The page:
According to the wikipedia page, the series has received a lot of positive attention, but has also been criticized for the unrealistic maturity of the protagonists. To some extent I suppose there’s something in that. The series starts when Shuichi starts fifth grade at a new school, and on the whole most of the people he meets seem curious and accepting of gender bending, which has struck me as somewhat unrealistic. The only really antagonistic and, in contrast with all the rest, childish reactions come from Shuichi’s sister. And perhaps both Shuichi and Yoshino are more maturely self-aware than one could expect. On the other hand I suspect being transgender, in whatever degree or form, would tend to force self-awareness on any kid.

On the plus-side the artwork is delightful, deceptively simplistic. The characters may be unrealistically mature, but they are loveably human and I find it fascinating to follow their transition into puberty (which holds unusual challenges if you’re transgender) and their attempts at coming to terms with their identity.

The English edition is «unflipped», which means that though the text is translated, the pages are printed like the original, you need to start at what we’d consider to be the back of the book and read the panels from right to left. You’d think this would be tricky to keep track of, but once you’re into the story it’s such a page-turner that I really didn’t notice.

On the whole I highly reccommend Wandering Son. If you’ve been meaning to read more graphic novels, or try manga, this is a pretty good place to start. And for me it covers all of two topics on the Book Riot Read Harder challenge, so that’s a boon, too.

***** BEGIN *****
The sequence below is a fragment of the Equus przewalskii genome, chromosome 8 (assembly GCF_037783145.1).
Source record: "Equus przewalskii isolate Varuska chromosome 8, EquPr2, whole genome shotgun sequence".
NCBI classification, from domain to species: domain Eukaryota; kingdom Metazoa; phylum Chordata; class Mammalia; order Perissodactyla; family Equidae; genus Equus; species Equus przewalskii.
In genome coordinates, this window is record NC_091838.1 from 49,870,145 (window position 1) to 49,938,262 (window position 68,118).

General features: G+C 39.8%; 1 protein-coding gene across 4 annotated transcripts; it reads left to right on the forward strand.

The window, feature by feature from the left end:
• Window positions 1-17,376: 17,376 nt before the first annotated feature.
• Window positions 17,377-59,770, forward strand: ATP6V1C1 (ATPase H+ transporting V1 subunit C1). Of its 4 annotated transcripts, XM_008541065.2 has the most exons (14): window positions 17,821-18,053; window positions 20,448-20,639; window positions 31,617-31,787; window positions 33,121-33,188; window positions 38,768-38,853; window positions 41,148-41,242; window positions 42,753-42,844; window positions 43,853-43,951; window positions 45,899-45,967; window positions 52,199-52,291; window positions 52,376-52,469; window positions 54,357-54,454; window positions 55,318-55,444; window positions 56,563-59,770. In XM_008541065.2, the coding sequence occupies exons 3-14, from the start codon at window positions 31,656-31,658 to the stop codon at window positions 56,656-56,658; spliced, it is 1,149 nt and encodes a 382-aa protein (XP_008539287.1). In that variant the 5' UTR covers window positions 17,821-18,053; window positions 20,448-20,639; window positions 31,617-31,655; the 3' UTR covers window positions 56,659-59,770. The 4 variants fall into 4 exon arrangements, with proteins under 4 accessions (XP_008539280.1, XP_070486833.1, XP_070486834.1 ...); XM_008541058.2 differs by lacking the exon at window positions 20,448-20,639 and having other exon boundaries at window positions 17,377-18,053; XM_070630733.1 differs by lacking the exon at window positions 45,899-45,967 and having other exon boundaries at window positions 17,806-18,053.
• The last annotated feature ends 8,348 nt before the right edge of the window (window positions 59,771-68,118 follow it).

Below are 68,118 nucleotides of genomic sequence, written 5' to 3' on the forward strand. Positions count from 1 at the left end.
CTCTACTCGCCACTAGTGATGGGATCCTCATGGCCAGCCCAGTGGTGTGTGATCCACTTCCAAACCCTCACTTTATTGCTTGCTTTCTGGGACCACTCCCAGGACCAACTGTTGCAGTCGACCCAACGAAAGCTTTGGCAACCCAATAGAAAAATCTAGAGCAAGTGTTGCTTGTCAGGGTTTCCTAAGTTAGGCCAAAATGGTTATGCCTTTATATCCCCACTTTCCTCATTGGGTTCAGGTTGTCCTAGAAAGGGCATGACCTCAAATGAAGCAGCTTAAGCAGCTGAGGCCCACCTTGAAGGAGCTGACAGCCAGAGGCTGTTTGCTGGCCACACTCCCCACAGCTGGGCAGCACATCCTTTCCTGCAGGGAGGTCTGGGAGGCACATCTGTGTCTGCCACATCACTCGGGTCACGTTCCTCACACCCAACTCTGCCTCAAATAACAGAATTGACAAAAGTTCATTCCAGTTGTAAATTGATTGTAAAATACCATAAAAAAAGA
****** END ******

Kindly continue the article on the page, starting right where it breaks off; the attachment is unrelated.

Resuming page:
Shakespeare: The World as a Stage – Bill Bryson

bryson_shakespeareJust before Christmas I headed to Åre by train for a day in order to pick up Box The Messenger and some yule ale. I was about to finish rereading India Knight’s Comfort & Joy, so needed to bring another book in order to have enough reading material for the journey, and so wandered in to look at my TBR shelf (there are TBR volumes all over the house, of course, but I’ve tried to collect a few of them in a bookcase in the bedroom) thinking «it needs to be something fairly light-weight…» I came out with Bill Bryson’s biography of Shakespeare, and for a second felt a bit like Hermione («I took this out of the library ages ago for a little light reading»). However, in some ways it makes sense. Not that «light-weight» is a fair description of the book, it’s a sound piece of scholarship. What it is, though, is an easy read.

In typical Bryson-style we are taken through what is known of Shakespeare from birth to death (and a little of what happens before and after, too). What is known is so little that a bare-bones telling of that would cover perhaps two pages, so in order to reach two hundred Bryson also expounds on how we know what we know, why we don’t know more (hint: We don’t really know much about anyone from the time, in fact we know a suprising amount about Shakespeare) and rather a lot about all the stuff people have guessed, surmised, interpreted or plainly made up over the centuries. He is appropriately dismissive of those who insist Shakespeare could not have been the author of Shakespeare’s works, but takes the trouble to point out the flaws in the various theories for who else could have been, a few of which I had not heard before. And as could be expected manages to cram an impressive number of little anectdotes into the whole.

So: An easy and pleasant read that leaves you feeling like you learned something, too. Like pretty much everything else by Bryson, I can wholeheartedly recommend it. And finishing it in 2016 means I can tick off task 6 of the Book Riot Read Harder challenge, so there is that.